• Multi-track – multiplicity of approaches to inclusion, the most common approach. (Riddell, 2006)
Spain, Greece, Portugal, Sweden, for example are often considered a one-track approach while almost all pupils are located within mainstream education; Denmark, France, Ireland, are considered to have a multi-track approach involving a multiplicity of approaches with a variety of services between the mainstream and special systems
(for example, mainstream education, special classes in mainstream schools and special schools)
and the two-track approach could be applied to Switzerland and Belgium for example as they have two distinct education systems. In this way, mainstream and special schools run in parallel (Education, 2003)
Ciara O’ Mahony
Funding is a significant factor in determining inclusion and research shows that decentralised funds for special educational needs create inclusive school environments. Policies on funding provision for additional services to students vary from country to country. Funding should be linked to the student and should follow the student as he or she moves to appropriate educational settings. In the Commission’s view, it is not appropriate to link funding levels, teacher allocations or staff student ratios to diagnostic disability categories. The level of funding or other supports must relate to need, rather than to diagnostic categories, since there is no necessary link between these two concepts and can be reassessed.

 School managements should be encouraged to move towards inclusiveness by a range of incentives and supports which would enable them to develop programmes and support structures for inclusion. Support should not be provided in the form of non-specific grants: it should be given for specific planned reforms, development of materials, appropriate in-career programmes, and physical adjustments to buildings. School managements who make good progress towards being an inclusive school should be awarded a “Positive to Disability” symbol of excellence, the aim is to change our way of thinking and to work with all children, families and teachers.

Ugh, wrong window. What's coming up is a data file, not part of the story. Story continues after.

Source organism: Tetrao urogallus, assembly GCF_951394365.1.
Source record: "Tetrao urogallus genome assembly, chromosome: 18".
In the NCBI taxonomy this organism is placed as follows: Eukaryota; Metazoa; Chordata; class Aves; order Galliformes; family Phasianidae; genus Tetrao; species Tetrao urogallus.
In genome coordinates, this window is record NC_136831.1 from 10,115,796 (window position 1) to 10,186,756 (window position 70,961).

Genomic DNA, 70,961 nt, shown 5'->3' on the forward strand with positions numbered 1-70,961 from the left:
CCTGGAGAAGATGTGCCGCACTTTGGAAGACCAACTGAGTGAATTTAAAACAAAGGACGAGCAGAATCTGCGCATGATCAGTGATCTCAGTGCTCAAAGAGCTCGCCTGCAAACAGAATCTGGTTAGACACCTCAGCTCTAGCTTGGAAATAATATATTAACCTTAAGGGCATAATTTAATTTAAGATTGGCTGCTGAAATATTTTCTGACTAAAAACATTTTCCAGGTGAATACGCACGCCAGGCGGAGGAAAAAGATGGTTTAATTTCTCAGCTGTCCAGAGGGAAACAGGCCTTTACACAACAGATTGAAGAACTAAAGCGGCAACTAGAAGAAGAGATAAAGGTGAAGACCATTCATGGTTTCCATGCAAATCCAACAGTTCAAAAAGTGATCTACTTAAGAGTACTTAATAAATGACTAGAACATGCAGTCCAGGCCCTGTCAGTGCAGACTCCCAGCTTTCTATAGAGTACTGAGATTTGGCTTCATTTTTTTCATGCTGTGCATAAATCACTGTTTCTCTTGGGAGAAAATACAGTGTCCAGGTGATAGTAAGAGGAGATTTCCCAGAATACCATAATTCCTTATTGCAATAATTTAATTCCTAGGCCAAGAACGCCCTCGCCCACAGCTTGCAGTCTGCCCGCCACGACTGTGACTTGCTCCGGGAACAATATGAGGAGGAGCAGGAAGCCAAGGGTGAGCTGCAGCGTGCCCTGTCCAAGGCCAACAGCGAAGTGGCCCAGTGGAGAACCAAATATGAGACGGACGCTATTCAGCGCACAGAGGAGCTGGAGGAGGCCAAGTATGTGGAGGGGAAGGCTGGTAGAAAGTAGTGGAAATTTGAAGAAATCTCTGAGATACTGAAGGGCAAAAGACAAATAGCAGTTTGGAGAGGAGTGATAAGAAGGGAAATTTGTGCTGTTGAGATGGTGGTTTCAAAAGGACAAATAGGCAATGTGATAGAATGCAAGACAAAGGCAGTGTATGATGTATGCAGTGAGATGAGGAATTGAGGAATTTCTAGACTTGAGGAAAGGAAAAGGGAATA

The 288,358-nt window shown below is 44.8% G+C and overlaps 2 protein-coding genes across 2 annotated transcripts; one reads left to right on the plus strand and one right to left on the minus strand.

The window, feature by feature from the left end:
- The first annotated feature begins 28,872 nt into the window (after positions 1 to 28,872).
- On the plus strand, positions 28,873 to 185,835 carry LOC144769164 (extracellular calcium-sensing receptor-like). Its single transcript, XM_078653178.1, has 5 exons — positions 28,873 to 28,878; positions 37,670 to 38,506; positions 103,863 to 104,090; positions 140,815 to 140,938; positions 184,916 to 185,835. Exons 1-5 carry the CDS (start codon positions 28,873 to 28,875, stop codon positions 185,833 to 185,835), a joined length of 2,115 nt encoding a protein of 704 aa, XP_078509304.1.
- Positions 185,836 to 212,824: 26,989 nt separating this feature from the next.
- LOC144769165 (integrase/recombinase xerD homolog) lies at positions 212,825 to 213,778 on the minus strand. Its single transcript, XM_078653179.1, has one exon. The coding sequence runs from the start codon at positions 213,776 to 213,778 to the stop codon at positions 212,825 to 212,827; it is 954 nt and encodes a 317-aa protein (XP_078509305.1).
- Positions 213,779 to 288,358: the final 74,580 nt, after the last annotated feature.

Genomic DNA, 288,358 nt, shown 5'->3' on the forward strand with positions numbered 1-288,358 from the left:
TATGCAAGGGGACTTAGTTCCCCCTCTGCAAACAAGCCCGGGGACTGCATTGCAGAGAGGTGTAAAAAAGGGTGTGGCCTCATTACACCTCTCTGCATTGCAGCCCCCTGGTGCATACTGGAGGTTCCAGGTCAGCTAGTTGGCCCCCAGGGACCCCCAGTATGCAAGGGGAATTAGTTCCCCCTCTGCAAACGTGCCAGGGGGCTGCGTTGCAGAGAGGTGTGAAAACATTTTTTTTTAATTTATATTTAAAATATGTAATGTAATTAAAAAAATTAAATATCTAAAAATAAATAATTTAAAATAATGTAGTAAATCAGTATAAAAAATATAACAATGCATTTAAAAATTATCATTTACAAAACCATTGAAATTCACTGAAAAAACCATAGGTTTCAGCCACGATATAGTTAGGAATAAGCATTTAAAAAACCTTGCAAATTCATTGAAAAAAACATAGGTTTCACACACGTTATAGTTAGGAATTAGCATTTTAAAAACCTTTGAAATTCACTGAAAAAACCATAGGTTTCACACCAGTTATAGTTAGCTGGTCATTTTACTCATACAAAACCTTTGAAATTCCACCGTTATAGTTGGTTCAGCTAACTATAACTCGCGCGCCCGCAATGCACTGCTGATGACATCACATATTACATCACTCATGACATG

If teachers don’t have the correct training and understanding how are the expected to achieve the best for all the children, they teach. The same will go for the children if a teacher/career doesn’t understand them well why would they want to work and progress if it doesn’t make you happy then why do it. It is very sad that this is still the type of world we live in where “SPECIAL NEEDS” are still seen as different but there is progress and with a lot more done we will achieve and see amazing results.